10 Facts about the SMART Tunnel that every KL Driver should know
It’s been raining in Kuala Lumpur everyday, and those of us who are familiar with this kind of deluge have started to anticipate news of traffic jams and floods. The SMART Tunnel was built to mitigate floods and road congestion and have, since starting operations in 2007, prevented several potentially disastrous floods. So, as we are weathering the storm, so to speak, here are a few facts about the tunnel that is working doubly hard to keep KL and its roads flood-free:-
It’s called SMART, but not because it’s, well, smart.
Is it an intelligent tunnel? Well, while it is certainly an engineering marvel, it isn’t controlled by some form of artificial intelligence. SMART is the acronym for Stormwater Management And Road Tunnel.
It’s much longer than what you see.
SMART is a combined traffic and storm tunnel, so you might have driven into it and exited at about four kilometres from where you entered, but the double level roadway spans only a part of it. The entire tunnel is actually 9.7 kilometres long, starting from the Klang River at the north to the Kerayong River at the south.
Sometimes it’s just a traffic tunnel, sometimes a storm tunnel, sometimes both.
On most days, the roadway portion is open for light vehicles to use. If there is minor flooding of the Sungai Klang and Sungai Ampang catchment areas, stormwater flows through the tunnel, and motorists can continue to use the tunnel oblivious to the rushing stormwater UNDERNEATH them. But if there is a huge surge of water, you’d be required to clear out and even the roadway section will be converted into a stormwater channel.
When floods do occur, the SMART Tunnel is (probably) innocent!
There are two causes of flooding – overflowing of the river or inefficient and drainage systems. When a flood occurs in Kuala Lumpur, chances are it is because of the latter. So, the next time you are caught in a flood in KL (touch wood!), don’t say “the SMART Tunnel is useless!”. Okay, so floods still do happen in KL and quite bad ones too. Those rainclouds are just too stubborn and refuse to stay within the SMART Tunnel’s catchment area.
It REALLY is an engineering marvel. Starting with the tunnelling machines…
The tunnel boring machines (TBMs) themselves were impressive and were considered the Rolls-Royce of TBMs. They were custom ordered from Germany and were each 71 metres long – longer than a 747 and almost as heavy as a dozen of them! One was called Tuah, after Hang Tuah, and the other was called Gemilang (glory). The machine dug and built at the same time; as it edged forward, it lined the newly dug portion with high-grade concrete segments.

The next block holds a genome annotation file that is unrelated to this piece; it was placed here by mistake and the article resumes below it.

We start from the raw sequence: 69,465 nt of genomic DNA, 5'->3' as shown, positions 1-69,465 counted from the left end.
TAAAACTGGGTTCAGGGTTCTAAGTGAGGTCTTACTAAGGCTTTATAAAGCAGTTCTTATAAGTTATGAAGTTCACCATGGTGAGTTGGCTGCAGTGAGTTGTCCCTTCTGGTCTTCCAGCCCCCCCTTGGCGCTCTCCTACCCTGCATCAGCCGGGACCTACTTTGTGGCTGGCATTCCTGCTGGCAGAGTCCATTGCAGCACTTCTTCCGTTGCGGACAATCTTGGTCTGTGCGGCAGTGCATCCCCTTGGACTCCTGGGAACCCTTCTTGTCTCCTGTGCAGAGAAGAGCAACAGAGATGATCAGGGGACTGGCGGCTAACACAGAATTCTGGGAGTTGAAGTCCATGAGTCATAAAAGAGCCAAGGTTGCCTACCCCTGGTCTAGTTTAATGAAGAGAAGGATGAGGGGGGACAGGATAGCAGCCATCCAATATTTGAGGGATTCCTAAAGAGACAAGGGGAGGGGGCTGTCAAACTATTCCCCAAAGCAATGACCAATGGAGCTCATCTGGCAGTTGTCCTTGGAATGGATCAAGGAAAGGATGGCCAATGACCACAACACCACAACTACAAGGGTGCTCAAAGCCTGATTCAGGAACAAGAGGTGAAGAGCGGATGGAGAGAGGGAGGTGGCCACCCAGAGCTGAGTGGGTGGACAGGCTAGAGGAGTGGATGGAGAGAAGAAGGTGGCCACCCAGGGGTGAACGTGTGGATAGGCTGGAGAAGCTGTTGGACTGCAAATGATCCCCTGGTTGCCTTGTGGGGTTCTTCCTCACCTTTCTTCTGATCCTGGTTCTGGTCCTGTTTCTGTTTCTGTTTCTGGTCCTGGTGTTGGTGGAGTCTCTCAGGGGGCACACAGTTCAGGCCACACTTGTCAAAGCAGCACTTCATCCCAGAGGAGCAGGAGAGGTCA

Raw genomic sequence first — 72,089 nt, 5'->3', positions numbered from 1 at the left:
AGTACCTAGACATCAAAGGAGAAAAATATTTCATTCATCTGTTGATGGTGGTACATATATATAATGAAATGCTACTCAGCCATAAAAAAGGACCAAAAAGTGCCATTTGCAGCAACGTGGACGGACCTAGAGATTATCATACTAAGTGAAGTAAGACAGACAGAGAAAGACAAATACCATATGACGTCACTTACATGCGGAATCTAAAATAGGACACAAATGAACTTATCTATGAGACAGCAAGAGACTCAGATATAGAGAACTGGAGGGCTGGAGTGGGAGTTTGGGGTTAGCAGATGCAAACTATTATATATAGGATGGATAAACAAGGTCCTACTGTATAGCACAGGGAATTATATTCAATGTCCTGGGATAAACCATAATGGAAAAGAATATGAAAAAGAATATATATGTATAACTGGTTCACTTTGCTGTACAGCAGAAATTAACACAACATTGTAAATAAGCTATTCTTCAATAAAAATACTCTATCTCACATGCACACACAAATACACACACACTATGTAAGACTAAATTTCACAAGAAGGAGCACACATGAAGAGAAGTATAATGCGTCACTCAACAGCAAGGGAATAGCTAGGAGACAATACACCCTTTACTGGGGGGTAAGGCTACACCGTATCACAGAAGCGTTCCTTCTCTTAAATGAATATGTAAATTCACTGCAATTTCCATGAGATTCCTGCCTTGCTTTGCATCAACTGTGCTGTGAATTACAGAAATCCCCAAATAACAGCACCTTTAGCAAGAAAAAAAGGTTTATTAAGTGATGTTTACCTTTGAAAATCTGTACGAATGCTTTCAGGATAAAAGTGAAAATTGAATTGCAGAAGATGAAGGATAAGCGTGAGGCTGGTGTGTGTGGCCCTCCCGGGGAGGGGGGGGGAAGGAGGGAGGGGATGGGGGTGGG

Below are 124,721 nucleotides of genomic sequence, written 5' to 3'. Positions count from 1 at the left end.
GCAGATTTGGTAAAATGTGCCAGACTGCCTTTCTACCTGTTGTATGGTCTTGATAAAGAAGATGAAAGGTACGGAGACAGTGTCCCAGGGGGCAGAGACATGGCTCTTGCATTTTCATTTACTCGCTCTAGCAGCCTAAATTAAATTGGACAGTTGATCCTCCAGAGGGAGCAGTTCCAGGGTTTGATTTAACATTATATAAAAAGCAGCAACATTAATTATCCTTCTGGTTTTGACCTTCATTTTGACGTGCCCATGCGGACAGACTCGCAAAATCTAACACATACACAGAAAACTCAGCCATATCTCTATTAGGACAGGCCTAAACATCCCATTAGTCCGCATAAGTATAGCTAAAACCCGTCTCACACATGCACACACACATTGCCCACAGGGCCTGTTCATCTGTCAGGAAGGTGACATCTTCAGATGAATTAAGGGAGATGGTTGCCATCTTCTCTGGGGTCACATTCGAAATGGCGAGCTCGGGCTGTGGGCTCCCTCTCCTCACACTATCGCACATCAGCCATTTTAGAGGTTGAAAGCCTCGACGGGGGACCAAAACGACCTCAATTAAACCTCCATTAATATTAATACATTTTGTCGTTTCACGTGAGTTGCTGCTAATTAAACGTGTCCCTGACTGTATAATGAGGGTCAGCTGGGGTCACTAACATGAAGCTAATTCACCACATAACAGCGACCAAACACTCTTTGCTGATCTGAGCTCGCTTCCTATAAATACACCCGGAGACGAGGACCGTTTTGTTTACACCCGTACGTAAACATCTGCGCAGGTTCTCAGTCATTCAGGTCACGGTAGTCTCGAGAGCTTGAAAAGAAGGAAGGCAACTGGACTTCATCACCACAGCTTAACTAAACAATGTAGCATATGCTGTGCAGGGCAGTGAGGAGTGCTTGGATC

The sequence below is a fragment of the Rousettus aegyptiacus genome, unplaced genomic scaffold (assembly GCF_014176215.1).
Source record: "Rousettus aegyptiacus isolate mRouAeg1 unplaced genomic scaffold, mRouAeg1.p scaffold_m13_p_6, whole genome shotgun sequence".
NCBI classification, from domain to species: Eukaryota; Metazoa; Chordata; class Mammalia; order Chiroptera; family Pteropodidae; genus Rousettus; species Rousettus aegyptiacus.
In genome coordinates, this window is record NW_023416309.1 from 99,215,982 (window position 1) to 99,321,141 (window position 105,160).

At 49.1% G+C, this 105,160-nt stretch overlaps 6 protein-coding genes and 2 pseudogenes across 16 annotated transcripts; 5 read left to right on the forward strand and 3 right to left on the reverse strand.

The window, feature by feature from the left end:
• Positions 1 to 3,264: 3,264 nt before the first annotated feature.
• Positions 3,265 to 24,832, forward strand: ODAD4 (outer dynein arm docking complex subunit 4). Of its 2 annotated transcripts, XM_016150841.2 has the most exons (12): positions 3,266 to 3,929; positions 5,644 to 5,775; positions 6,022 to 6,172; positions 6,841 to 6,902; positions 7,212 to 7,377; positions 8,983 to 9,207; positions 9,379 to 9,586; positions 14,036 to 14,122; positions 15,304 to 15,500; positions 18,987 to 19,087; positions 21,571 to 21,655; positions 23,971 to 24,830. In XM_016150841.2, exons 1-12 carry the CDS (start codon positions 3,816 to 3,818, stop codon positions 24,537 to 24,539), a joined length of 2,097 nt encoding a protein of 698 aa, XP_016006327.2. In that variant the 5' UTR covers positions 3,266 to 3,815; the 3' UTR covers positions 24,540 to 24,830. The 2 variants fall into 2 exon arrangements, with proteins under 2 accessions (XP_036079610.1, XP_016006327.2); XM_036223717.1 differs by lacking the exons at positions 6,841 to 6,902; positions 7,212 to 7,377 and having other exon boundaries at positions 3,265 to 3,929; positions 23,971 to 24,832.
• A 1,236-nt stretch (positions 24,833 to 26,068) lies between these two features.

The high-grade concrete is the same used to build bomb bunkers.
Does this mean that if our country was ever attacked, we should hide in the SMART Tunnel? Let’s hope we never have to find out. However, we did have a fall-out with a particularly belligerent country recently; but then, that country has nuclear missiles, so we’re screwed anyway.
Planning the route was not so “straight”forward.
In Malaysia, landowners also own everything below the ground…right until the core of the earth. To avoid the need to buy tunnelling rights and spending millions more, the tunnel goes – or rather, snakes – below land that is already government-owned.
The air’s surprisingly fresh down there.
There are air ventilators/escape shafts at every kilometre of the roadway. Besides letting all that nasty exhaust fumes out, it also prevents the tunnel from being overcome with smoke in the event of a fire. That’s good to know, especially if you remember the Mont Blanc Tunnel disaster, during which a truck caught fire and turned the tunnel into a furnace.
Speaking of “below the ground” in Kuala Lumpur, it is a builder’s worst nightmare.
The city of Kuala Lumpur lies on top of karst topography, that is limestone bedrock with sections dissolved into fissures and caverns. This is why sometimes sinkholes occur in the city. When digging the tunnel, which is just 20 metres under the very busy cosmopolis, builders had to go about it VERY CAREFULLY. That said, when they were done, they had gone through enough earth to fill over 500 Olympic-size swimming pools.
The United Nations has given it kudos.
In 2011, the SMART Tunnel received the UN Habitat Scroll of Honour Award for being a unique solution for stormwater management and peak hour traffic. Later, the UN also described it as one of the world’s most innovative projects to address an urban issue. Way to go, SMART!